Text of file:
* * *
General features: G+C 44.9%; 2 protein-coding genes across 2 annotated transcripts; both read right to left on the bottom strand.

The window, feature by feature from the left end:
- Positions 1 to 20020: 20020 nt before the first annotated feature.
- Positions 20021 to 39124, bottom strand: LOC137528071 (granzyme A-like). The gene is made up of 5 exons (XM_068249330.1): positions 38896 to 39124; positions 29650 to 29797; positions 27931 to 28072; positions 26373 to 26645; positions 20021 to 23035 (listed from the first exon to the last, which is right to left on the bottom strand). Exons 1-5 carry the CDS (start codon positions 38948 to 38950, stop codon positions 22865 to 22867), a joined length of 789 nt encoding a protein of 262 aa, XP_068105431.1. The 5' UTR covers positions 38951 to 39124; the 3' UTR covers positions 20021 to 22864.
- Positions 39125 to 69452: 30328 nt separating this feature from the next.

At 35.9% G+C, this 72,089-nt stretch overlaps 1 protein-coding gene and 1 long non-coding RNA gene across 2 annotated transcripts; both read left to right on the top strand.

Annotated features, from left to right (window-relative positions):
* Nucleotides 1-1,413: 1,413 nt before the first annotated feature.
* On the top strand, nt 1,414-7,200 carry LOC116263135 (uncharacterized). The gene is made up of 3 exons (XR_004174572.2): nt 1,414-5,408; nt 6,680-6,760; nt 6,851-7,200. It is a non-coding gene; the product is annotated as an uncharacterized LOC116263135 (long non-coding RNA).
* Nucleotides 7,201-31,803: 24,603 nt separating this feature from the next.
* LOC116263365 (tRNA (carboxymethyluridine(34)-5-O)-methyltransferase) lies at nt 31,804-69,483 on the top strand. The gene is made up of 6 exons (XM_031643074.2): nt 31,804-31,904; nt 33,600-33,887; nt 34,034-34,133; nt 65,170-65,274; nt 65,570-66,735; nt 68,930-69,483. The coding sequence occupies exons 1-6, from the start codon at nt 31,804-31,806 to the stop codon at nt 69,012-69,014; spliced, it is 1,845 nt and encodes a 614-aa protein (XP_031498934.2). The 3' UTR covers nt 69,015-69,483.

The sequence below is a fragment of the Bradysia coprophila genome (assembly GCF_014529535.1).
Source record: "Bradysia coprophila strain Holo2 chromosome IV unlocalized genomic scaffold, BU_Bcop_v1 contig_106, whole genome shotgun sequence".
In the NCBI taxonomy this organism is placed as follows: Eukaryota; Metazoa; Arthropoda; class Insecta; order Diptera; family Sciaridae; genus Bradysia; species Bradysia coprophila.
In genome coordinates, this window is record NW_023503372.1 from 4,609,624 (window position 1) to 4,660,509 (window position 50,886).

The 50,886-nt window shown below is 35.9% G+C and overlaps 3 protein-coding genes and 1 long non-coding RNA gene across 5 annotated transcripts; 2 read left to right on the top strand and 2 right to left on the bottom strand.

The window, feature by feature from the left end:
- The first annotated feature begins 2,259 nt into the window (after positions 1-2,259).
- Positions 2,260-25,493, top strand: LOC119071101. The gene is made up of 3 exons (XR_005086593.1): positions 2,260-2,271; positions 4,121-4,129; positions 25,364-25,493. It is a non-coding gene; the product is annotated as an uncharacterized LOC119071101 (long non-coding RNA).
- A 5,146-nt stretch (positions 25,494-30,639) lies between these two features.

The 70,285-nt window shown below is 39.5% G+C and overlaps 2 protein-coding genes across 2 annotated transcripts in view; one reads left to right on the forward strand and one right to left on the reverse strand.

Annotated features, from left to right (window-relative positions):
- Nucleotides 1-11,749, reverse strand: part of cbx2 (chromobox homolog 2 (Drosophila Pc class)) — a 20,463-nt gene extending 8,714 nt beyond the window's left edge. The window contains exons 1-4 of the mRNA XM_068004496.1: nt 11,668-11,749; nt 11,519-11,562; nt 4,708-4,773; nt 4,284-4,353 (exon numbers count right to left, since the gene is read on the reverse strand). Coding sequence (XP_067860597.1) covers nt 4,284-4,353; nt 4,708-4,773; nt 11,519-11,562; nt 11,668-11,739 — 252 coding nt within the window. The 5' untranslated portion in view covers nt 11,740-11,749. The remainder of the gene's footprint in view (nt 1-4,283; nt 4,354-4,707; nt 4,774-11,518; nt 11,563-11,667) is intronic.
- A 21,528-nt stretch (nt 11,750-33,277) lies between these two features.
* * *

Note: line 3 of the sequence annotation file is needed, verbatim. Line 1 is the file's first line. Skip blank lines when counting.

- Positions 1 to 20020: 20020 nt before the first annotated feature.